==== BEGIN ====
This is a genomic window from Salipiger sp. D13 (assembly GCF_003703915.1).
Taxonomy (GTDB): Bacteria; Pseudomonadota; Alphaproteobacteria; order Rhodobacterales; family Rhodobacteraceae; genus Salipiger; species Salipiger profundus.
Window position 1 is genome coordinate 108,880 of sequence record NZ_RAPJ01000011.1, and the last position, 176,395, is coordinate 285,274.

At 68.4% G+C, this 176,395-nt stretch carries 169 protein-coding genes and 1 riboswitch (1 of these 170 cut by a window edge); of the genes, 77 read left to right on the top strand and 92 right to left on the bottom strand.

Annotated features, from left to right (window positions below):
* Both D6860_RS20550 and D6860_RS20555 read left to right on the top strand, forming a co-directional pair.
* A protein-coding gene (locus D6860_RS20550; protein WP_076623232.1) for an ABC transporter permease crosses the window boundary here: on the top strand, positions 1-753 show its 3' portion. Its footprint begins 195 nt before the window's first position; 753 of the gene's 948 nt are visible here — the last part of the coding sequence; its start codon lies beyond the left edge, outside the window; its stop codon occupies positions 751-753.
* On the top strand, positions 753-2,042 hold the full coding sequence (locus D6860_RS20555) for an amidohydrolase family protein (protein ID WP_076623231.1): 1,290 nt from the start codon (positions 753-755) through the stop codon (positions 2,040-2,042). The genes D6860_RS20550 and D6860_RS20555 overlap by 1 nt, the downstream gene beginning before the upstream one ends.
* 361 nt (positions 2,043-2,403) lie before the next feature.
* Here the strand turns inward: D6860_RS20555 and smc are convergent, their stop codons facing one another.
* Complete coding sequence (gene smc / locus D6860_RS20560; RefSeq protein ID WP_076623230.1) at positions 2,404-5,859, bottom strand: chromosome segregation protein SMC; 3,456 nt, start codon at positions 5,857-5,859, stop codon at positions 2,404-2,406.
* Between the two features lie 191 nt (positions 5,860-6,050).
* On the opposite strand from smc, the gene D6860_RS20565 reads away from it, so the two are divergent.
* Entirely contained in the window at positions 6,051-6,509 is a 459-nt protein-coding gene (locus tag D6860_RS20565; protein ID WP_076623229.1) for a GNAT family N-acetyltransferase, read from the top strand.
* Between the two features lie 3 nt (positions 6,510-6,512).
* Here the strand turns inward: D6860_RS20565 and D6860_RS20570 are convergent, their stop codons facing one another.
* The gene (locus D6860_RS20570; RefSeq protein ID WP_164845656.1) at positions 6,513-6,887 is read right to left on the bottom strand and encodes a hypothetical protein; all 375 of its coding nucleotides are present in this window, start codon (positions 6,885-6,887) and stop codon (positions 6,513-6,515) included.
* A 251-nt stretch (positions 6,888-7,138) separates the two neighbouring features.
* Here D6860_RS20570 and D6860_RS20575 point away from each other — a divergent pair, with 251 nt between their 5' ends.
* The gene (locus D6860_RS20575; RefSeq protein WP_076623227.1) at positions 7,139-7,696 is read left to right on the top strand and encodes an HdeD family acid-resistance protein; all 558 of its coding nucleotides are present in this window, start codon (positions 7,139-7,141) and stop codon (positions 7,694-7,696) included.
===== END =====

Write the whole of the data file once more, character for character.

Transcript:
This is a genomic window from Salipiger sp. D13 (assembly GCF_003703915.1).
Taxonomy (GTDB): Bacteria; Pseudomonadota; Alphaproteobacteria; order Rhodobacterales; family Rhodobacteraceae; genus Salipiger; species Salipiger profundus.
Window position 1 is genome coordinate 108,880 of sequence record NZ_RAPJ01000011.1, and the last position, 176,395, is coordinate 285,274.

At 68.4% G+C, this 176,395-nt stretch carries 169 protein-coding genes and 1 riboswitch (1 of these 170 cut by a window edge); of the genes, 77 read left to right on the top strand and 92 right to left on the bottom strand.

Annotated features, from left to right (window positions below):
* Both D6860_RS20550 and D6860_RS20555 read left to right on the top strand, forming a co-directional pair.
* A protein-coding gene (locus D6860_RS20550; protein WP_076623232.1) for an ABC transporter permease crosses the window boundary here: on the top strand, positions 1-753 show its 3' portion. Its footprint begins 195 nt before the window's first position; 753 of the gene's 948 nt are visible here — the last part of the coding sequence; its start codon lies beyond the left edge, outside the window; its stop codon occupies positions 751-753.
* On the top strand, positions 753-2,042 hold the full coding sequence (locus D6860_RS20555) for an amidohydrolase family protein (protein ID WP_076623231.1): 1,290 nt from the start codon (positions 753-755) through the stop codon (positions 2,040-2,042). The genes D6860_RS20550 and D6860_RS20555 overlap by 1 nt, the downstream gene beginning before the upstream one ends.
* 361 nt (positions 2,043-2,403) lie before the next feature.
* Here the strand turns inward: D6860_RS20555 and smc are convergent, their stop codons facing one another.
* Complete coding sequence (gene smc / locus D6860_RS20560; RefSeq protein ID WP_076623230.1) at positions 2,404-5,859, bottom strand: chromosome segregation protein SMC; 3,456 nt, start codon at positions 5,857-5,859, stop codon at positions 2,404-2,406.
* Between the two features lie 191 nt (positions 5,860-6,050).
* On the opposite strand from smc, the gene D6860_RS20565 reads away from it, so the two are divergent.
* Entirely contained in the window at positions 6,051-6,509 is a 459-nt protein-coding gene (locus tag D6860_RS20565; protein ID WP_076623229.1) for a GNAT family N-acetyltransferase, read from the top strand.
* Between the two features lie 3 nt (positions 6,510-6,512).
* Here the strand turns inward: D6860_RS20565 and D6860_RS20570 are convergent, their stop codons facing one another.
* The gene (locus D6860_RS20570; RefSeq protein ID WP_164845656.1) at positions 6,513-6,887 is read right to left on the bottom strand and encodes a hypothetical protein; all 375 of its coding nucleotides are present in this window, start codon (positions 6,885-6,887) and stop codon (positions 6,513-6,515) included.
* A 251-nt stretch (positions 6,888-7,138) separates the two neighbouring features.
* Here D6860_RS20570 and D6860_RS20575 point away from each other — a divergent pair, with 251 nt between their 5' ends.
* The gene (locus D6860_RS20575; RefSeq protein WP_076623227.1) at positions 7,139-7,696 is read left to right on the top strand and encodes an HdeD family acid-resistance protein; all 558 of its coding nucleotides are present in this window, start codon (positions 7,139-7,141) and stop codon (positions 7,694-7,696) included.